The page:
11, Jul, 2020
China Is Losing The Trade War In Nearly Every Way

China Is Losing The Trade War In Nearly Every Way

China is still the world’s No. 2 economy and is still the monster of emerging markets, but regardless of those bonafides, Xi Jinping’s country is losing the trade war in nearly every way imaginable.

The arrest of Huawei CFO Meng Wanzhou in Canada last month for breaking U.S. sanctions law, followed by the firing of Huawei sales executive Wang Weijing in Poland last week shows China can be a bad actor, exactly as Washington believes. The Poland story centers around spying allegations, where Wang allegedly sought trade secrets from the government. Huawei’s latest bad headlines show how China tech companies may have risen to prominence by copying foreign technologies in joint venture deals or through white-collar criminal actions such as intellectual property theft and corporate espionage. Huawei is one of China’s most important, private tech firms. It rivals Cisco Systems worldwide.

Thanks in part to Huawei, China is getting beat on the public relations front in the trade war.

Early in the trade war, China thought it get the Europeans as allies. They hate Trump, too. China failed to woo the EU.

The Shanghai Composite is down around 30% in the last 12 months. Only Turkey is doing worse.

China is losing the PR battle. For years, U.S. companies have been complaining that China does not honor intellectual property rights. Washington believes tech powerhouses like Huawei owe much of their growth to IP theft. Photographer: Krisztian Bocsi/Bloomberg © 2018 Bloomberg Finance LP© 2018 Bloomberg Finance LP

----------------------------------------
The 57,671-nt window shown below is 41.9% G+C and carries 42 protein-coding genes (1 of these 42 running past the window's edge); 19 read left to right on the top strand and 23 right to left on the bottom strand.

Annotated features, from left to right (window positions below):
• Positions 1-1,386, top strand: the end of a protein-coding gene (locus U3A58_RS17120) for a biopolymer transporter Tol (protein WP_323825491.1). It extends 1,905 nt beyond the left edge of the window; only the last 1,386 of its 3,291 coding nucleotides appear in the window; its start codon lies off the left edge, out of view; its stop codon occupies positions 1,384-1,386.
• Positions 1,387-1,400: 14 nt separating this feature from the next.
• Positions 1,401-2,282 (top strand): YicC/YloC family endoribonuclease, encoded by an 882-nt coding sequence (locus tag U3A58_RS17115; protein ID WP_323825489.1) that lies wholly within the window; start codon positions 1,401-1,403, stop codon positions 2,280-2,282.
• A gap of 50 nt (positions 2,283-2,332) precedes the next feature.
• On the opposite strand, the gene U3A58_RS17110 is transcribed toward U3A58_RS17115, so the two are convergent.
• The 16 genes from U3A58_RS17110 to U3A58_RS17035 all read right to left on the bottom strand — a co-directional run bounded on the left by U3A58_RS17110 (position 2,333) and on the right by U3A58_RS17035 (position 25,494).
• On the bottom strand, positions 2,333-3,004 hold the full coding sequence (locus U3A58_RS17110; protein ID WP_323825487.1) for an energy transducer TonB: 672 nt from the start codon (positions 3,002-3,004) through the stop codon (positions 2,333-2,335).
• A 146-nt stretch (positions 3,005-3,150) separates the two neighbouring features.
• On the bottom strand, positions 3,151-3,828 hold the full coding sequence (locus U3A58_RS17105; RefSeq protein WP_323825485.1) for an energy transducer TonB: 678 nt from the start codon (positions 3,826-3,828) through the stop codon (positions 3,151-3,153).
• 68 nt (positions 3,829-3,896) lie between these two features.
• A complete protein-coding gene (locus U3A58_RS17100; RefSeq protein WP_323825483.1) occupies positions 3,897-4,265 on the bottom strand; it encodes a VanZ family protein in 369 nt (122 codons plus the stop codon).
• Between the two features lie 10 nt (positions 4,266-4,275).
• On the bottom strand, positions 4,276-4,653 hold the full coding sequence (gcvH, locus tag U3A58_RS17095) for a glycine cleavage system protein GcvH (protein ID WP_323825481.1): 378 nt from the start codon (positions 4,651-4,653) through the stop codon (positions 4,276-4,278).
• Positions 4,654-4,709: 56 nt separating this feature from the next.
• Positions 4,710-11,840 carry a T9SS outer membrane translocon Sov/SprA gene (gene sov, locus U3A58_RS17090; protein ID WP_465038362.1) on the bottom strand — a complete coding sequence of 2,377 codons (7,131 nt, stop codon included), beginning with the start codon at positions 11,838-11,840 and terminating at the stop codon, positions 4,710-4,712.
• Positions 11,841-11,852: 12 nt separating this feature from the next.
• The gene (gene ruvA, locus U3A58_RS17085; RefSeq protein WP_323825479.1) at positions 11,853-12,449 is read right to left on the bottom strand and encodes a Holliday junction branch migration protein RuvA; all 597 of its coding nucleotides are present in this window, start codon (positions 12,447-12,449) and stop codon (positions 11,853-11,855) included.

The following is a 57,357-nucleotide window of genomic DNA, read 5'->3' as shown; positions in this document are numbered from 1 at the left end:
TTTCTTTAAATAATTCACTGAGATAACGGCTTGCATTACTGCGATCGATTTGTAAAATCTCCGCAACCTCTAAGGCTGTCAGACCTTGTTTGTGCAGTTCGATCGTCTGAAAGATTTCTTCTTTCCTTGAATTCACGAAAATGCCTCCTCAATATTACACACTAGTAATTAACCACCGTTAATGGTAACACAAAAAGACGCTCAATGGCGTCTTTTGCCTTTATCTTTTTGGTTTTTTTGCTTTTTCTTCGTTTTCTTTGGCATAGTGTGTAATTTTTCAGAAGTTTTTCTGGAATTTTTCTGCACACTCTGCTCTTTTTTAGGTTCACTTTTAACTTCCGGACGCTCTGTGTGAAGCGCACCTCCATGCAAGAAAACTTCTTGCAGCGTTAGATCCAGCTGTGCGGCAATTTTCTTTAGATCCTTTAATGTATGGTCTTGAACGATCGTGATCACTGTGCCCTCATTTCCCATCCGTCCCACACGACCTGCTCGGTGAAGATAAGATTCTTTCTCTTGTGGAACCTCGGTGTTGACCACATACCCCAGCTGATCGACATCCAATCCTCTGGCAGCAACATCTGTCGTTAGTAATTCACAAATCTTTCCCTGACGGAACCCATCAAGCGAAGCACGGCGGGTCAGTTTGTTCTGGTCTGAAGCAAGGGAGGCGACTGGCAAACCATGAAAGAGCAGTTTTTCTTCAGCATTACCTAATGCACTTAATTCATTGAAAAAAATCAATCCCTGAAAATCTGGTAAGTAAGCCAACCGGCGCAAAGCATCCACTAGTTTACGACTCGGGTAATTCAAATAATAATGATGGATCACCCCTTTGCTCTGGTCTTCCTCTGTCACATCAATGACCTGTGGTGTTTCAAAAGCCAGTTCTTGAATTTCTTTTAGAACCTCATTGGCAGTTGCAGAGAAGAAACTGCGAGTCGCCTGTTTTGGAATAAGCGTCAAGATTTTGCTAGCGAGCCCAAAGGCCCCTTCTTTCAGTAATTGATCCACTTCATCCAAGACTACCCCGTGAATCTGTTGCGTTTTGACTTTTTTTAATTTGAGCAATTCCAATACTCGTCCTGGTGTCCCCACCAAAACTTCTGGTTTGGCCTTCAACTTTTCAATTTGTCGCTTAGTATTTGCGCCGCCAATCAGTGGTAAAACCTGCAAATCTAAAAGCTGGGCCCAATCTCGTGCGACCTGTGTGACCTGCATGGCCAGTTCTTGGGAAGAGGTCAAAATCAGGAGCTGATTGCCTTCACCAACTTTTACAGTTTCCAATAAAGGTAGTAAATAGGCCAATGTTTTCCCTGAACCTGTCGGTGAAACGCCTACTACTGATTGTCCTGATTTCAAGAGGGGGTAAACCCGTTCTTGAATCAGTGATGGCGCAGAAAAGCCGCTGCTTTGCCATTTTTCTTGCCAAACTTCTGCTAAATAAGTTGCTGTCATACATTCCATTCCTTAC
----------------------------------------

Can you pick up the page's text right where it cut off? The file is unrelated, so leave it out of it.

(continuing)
The stock market is a terrible way to measure China growth. Investors know it. So they look to the economic data. Industrial production is still positive but in decline. Quarterly GDP growth is in decline. On Monday, China released weak exports data for the month of December.

China Trade Data in USD (YoY)

Exports:  -4.4% versus estimate 2% and November’s 5.4%

Imports: -7.6% versus estimate 4.5% and November’s 3%

Trade Balance: $57 billion versus estimate $51 billion and November’s $44 billion

Exports to the U.S. fell 3.7%, the first nonseasonal decline since October 2016. That would indicate an end to the pre-tariff purchasing rush by U.S. companies in the third quarter and into the fourth. Exports to the U.S. had previously climbed over 12% for three consecutive months.

“The Chinese trade numbers released today got all the alarm bells ringing,” says Naeem Aslam, chief market strategist for Think Markets in London and a Forbes contributor. “If you need any evidence how the trade spat is impacting a country’s economic health then look no further than China trade. The lower export number means lower jobs, which means another direct impact on the (Chinese) economy. Donald Trump can be pleased. His policies have brought China to its knees.”

[“source-“forbes”]